Does Citrus Fruit Make Acne Worse?

Although the debate about the link between food and acne rages on, there's growing evidence that some foods, such as citrus fruits, can help to improve acne, or make it worse. Citrus fruits include lemons, oranges, grapefruit, clementines and kumquats. These fruits contain many essential nutrients, such as vitamin C and phytonutrients, that keep skin healthy. However, there's also a chance that citrus fruits may trigger breakouts.

How Citrus Fruit Can Aggravate Acne

Food allergies can play a role in adult acne, according to the University of Maryland Medical Center. If you have a food allergy to citrus fruits, your immune system is responding to a protein in citrus fruit and causing reactions such as hives or itching. If you've experienced either of these symptoms when eating citrus fruits, you likely have an allergy. However, you should be tested by an allergist to confirm the diagnosis. If you are allergic to citrus fruits and notice your skin gets worse after eating them, try eliminating them from your diet to see if your acne improves.


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How Citrus Fruits Can Benefit Acne

Nutrients in citrus fruits such as bioflavonoids, fiber, potassium and magnesium help fight inflammation in your body. Inflammation is a key player in acne, particularly the cystic kind characterized by large pimples with pus. However, one of the most important nutrients in citrus fruits for acne and skin health is vitamin C. It is essential for building collagen and elastin, the key building blocks of skin. Vitamin C is also a potent antioxidant, which means it protects your skin from free radicals that damage skin and increase inflammation. One cup of raw, white Florida grapefruit contains 85 mg of vitamin C, according to the USDA National Nutrient Database. This is more than the amount of vitamin C non-pregnant, non-breastfeeding women need daily, based on guidelines from the Office of Dietary Supplements.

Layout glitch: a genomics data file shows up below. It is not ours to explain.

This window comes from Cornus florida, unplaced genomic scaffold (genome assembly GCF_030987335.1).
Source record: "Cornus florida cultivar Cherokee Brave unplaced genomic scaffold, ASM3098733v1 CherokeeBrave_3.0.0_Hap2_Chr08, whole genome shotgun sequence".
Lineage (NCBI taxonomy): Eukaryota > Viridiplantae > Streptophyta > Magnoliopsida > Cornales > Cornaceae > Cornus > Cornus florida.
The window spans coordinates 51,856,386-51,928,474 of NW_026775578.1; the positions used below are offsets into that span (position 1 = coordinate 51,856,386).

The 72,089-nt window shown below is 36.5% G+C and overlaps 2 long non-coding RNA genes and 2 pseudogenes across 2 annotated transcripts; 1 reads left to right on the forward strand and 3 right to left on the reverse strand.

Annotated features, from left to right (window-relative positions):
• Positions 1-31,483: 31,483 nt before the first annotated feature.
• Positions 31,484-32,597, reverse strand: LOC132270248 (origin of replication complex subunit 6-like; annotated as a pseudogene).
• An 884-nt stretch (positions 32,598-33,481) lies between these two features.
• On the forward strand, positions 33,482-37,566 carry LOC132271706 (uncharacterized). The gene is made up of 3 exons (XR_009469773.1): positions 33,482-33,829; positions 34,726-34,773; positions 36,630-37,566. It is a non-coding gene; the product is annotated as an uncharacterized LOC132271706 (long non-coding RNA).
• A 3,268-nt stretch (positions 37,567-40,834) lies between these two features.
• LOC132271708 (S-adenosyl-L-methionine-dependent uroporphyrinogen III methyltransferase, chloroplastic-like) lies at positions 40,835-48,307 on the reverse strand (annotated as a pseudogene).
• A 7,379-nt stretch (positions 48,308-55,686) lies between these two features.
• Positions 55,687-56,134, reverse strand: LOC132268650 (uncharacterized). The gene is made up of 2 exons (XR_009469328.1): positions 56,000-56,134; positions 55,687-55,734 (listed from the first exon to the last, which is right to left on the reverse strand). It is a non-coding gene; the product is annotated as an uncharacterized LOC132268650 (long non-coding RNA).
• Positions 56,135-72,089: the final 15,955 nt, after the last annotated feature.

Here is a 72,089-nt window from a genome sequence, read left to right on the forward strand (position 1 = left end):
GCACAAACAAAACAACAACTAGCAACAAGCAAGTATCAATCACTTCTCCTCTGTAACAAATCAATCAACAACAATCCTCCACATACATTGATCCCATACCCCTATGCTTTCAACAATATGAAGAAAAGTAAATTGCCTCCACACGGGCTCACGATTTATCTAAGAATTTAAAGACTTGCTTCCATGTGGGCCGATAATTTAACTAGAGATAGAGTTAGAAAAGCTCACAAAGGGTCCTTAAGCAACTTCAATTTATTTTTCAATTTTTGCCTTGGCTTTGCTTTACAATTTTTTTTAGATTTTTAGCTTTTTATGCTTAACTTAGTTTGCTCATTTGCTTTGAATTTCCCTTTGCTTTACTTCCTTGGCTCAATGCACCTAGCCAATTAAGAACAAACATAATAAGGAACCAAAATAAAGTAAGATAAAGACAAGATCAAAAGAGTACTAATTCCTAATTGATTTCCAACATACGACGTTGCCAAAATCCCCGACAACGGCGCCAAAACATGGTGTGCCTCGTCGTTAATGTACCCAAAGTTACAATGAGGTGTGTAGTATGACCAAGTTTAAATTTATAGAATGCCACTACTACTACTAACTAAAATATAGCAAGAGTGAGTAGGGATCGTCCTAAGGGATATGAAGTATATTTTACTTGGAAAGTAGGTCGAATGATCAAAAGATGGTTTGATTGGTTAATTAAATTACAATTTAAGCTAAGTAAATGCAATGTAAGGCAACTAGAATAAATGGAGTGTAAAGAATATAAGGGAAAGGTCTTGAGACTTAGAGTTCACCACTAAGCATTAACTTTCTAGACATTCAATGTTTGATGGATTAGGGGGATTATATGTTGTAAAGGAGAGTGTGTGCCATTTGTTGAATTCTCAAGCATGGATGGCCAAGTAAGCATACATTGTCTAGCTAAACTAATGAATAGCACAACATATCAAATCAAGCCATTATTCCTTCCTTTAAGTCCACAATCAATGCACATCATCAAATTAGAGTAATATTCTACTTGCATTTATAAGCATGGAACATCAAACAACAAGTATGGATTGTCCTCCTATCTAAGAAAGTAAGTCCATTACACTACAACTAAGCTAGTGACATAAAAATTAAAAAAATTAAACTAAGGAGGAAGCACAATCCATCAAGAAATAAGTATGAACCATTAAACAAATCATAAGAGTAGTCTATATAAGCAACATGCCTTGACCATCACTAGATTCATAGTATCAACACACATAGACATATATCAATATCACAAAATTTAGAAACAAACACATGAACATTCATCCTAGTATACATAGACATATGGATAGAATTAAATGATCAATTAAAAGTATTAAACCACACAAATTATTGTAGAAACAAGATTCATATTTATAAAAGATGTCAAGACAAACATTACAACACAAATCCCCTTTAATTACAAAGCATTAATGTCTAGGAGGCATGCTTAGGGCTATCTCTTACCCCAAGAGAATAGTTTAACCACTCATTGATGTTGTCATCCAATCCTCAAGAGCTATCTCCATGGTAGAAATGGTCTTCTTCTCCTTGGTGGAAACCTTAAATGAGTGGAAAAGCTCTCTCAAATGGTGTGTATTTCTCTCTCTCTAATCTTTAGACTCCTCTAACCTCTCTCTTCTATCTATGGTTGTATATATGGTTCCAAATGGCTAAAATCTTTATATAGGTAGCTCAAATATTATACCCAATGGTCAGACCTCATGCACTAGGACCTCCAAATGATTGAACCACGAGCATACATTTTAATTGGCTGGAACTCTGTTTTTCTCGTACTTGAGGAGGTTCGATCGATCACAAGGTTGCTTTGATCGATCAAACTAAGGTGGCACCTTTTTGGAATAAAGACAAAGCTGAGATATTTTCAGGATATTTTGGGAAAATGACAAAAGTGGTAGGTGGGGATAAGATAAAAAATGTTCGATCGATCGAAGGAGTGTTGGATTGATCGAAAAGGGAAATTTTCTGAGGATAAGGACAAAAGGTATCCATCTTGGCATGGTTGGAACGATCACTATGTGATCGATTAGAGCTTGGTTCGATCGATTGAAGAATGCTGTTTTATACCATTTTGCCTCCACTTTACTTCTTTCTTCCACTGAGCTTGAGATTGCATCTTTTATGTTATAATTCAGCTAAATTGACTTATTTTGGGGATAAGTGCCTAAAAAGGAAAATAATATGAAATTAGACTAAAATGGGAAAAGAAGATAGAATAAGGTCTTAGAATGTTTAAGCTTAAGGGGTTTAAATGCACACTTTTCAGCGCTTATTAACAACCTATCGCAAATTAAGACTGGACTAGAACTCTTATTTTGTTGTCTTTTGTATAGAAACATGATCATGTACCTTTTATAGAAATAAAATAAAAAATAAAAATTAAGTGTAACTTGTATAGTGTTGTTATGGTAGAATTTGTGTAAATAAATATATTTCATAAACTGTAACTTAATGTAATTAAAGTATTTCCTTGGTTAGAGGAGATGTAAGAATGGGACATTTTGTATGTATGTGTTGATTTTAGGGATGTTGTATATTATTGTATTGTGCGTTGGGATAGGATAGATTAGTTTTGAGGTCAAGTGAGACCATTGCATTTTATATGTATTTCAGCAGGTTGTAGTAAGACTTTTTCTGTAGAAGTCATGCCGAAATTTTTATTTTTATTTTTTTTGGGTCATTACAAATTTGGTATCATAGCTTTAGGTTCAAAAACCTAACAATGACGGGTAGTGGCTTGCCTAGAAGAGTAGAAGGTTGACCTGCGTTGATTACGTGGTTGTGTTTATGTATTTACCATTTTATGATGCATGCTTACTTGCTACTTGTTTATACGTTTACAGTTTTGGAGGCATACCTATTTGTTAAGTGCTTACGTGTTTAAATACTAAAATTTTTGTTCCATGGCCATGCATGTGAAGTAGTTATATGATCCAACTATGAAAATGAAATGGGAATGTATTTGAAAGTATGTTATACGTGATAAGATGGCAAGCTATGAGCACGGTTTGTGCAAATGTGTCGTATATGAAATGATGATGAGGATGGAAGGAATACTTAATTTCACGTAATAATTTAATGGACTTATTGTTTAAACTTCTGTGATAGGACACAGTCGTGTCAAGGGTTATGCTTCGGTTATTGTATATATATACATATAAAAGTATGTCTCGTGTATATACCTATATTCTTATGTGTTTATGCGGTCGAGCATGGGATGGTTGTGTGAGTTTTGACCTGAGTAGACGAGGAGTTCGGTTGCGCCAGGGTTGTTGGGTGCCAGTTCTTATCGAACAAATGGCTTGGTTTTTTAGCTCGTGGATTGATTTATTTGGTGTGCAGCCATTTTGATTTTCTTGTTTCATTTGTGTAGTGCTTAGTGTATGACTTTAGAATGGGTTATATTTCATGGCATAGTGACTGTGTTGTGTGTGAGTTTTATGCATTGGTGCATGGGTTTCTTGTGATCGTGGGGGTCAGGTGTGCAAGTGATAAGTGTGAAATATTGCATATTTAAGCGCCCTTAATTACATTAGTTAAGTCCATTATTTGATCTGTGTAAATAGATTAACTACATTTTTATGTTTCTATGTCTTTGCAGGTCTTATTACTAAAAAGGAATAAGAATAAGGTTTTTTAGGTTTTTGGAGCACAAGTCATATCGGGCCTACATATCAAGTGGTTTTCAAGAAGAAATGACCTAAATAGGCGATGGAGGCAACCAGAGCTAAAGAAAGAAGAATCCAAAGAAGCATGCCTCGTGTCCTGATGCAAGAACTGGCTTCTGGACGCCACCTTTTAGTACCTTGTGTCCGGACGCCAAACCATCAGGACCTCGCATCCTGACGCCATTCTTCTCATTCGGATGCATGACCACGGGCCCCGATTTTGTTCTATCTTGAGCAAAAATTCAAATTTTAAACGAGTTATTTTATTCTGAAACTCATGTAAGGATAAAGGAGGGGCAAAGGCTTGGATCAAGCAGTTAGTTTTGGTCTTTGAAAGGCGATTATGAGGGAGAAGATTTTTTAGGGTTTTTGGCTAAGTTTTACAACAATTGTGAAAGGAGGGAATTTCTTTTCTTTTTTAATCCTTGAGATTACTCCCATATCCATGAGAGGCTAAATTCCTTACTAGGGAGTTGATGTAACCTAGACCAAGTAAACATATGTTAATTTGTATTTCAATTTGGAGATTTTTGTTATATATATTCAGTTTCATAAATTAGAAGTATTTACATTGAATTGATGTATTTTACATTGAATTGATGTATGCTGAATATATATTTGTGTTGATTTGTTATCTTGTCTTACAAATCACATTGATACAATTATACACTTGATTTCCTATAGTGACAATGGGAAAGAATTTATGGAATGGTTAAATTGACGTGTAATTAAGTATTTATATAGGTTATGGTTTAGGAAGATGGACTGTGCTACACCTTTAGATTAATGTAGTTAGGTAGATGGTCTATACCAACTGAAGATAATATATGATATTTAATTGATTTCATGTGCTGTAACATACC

Consuming Citrus Fruits to Improve Acne

Women should consume at least 75 mg of vitamin C daily and men should consume at least 90 mg, according to the Office of Dietary Supplements. If you're pregnant or breastfeeding you need between 85 and 120 mg of vitamin C. You can consume these amounts of vitamin C by eating one large orange of any variety, which provides nearly 98 mg vitamin C, according to the USDA National Nutrient Database. However, vitamin C is a very unstable nutrient and the lower required amounts are not sufficient to maintain vitamin C levels in skin tissue, according to Nicholas Perricone, a dermatologist and author of "The Acne Prescription." He recommends taking a vitamin C supplement of 500 to 1,000 mg daily in addition to getting vitamin C from foods such as citrus fruits. Consult your doctor before taking any supplement to help fight acne.



Because citrus fruits provide nutrients that are vital to your health and skin, especially vitamin C, you should not eliminate them from your diet to improve acne without seeking advice from your doctor or a nutritionist. Vitamin C deficiency can cause a condition known as scurvy. You will need to increase your intake of other vitamin C-rich foods such as strawberries, broccoli, cantaloupes and red bell peppers.



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